And let’s be clear that college debt is not just a student issue. I’ve spoken to three students this last week who can’t afford college because their parents went into too much debt with their older sibling. The price of college doesn’t just hurt the student, but the entire family.

And no matter what your earning potential is on the other end- you pay the same. How is that fair? I went into education, my peers went into finance, but yet I pay the same?! I have 1/18th the earning potential they do. My classes did not require labs nor fancy spaces like auditoriums, but yet I paid for it all. Actually I was given no transparency into my tuition. Just one lump price. What was I paying for?! What part costs $200K?

In addition, there is no difference in amount (time spent in school), ingredients (4 year college requirements to a liberal arts degree). Don’t get me wrong I’m a fan of a liberal arts education. I am a graduate of one. That said, I am one of the minortiy (14%) that are successfully served by this model (and that number is SHRINKING). 

 And it must be said aloud that there is no research behind 4 years being the optimal learning time.  Nothing. It is arbitrary and with the increasing popularity of the 3 year degree and micro degrees (coming from Harvard & MIT) it is clear that the secret is out. Four years is random and people are beginning to question it, including the students!

Just maybe not every outcome requires the same amount of time?

 Wow! How revolutionary!

So- I challenge you to name a product that can make you a successful astrophysicist, a photographer, a social media manager, a nurse, a basketball player, a content creator, a writer all in one place, for the exact same amount of time and money. Each of those careers and the skills to find success are so unique. So different.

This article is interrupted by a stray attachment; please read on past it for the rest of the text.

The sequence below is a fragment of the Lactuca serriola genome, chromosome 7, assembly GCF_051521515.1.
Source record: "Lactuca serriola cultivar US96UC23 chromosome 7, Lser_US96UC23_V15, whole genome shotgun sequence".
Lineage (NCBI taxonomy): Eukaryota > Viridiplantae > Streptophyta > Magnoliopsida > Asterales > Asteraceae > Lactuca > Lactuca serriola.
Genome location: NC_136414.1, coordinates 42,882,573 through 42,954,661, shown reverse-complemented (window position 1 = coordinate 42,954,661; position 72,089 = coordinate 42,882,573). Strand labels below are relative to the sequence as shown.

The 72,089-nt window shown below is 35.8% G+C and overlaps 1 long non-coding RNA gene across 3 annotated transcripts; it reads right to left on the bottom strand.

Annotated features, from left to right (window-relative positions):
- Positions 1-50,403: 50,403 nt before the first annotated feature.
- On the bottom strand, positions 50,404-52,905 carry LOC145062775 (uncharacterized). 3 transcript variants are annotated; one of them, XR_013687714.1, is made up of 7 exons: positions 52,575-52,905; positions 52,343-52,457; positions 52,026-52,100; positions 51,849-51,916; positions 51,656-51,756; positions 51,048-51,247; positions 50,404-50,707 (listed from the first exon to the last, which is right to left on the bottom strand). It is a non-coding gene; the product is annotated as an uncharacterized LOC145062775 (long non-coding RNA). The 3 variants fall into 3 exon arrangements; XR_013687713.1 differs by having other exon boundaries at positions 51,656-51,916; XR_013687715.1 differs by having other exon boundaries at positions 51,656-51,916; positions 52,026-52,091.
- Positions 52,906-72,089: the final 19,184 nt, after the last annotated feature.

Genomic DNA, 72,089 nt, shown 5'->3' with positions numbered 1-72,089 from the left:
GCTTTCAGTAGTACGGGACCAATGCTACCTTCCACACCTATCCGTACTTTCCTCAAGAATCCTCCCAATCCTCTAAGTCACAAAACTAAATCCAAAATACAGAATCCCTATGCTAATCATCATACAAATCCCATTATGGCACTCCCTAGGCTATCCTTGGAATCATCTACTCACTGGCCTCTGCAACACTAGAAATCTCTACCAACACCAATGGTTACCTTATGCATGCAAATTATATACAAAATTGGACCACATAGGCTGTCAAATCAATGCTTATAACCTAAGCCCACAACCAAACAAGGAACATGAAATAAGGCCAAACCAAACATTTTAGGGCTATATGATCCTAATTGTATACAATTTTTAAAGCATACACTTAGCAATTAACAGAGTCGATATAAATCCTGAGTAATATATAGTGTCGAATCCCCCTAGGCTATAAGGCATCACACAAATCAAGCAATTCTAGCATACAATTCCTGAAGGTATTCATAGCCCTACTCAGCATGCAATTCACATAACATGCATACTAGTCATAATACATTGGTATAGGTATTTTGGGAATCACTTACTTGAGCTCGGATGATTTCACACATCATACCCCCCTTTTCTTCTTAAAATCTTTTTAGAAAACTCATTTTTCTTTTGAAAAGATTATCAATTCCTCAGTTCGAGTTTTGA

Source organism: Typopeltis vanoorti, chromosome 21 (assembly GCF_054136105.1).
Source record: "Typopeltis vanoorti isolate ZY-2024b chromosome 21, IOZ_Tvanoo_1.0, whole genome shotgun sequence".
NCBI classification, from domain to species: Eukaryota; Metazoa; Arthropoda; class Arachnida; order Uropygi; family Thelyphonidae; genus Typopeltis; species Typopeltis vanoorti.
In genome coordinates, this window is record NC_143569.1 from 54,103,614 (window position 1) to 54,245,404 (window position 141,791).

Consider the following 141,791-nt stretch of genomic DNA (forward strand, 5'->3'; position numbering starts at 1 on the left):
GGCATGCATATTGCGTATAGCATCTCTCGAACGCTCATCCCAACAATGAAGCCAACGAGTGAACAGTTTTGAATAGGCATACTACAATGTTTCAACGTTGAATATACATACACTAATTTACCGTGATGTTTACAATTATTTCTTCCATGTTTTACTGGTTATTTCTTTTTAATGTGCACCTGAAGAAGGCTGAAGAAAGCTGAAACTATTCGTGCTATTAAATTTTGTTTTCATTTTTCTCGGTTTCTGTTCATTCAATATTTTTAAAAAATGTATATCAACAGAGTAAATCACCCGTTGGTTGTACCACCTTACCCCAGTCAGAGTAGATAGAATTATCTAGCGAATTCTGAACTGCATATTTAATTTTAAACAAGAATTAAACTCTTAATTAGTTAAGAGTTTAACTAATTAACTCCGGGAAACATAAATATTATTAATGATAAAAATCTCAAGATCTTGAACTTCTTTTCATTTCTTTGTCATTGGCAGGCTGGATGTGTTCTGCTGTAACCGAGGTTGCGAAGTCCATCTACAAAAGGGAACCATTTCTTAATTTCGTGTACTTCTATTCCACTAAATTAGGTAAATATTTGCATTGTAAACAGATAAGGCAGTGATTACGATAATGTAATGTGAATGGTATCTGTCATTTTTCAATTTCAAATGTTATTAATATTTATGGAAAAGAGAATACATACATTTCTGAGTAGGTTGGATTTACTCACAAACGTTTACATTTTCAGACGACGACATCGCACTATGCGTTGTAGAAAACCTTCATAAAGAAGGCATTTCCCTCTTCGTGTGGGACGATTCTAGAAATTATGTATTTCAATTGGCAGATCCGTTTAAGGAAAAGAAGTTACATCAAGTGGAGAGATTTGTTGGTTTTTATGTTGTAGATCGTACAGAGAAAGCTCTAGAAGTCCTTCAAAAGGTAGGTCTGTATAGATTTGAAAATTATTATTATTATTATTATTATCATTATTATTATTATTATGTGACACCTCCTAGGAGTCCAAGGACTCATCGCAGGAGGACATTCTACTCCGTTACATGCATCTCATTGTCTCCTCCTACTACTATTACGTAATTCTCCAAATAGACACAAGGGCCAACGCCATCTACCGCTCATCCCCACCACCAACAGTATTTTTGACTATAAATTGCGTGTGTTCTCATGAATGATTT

And remember that this can of coke sold to all has only a 14% success rate of successfully quenching thirst. 

Only 14%! But yet- coke for everyone!

It is imperative that we create a new category. We need to give choices.  We need to personalize learning to meet the individuals. We need to take a lesson from the beverage aisle.

And the best part of it all…do you remember one coke from another? Most likely not. Just like you don’t remember anything from your classes. I know this for a fact as I spent years studying it. You do not recall much from your college classes. A generous estimate would be 10%, but most likely single digits. 

But what do you remember?! You remember college well. You probably are smiling thinking about those years.  The experience! You remember the dorm. You remember the friendships. You remember being on your own for the first time. You remember getting your heart broken. You may remember a professor that said you have talent. 

And that is why I only remember the cokes I’ve drank or purchased in a speciality “named” can. I don’t recall a traditional coke at all. As we only connect and recall things that have meaning (that is just proven fact on how our memory works). The experience is the meaning. 

The experience is crucial. 

So I created a new category with the learnings of the beverage aisle. 

Now imagine this parent…

Your student is  treated as an individual. Not as another “freshman” Your student gets a customized course list based off of his/her interests and constraints (time and money created  next to an expert whose pure job is to help them find their way. They may need a year, they may need four. It depends on their goals and talents.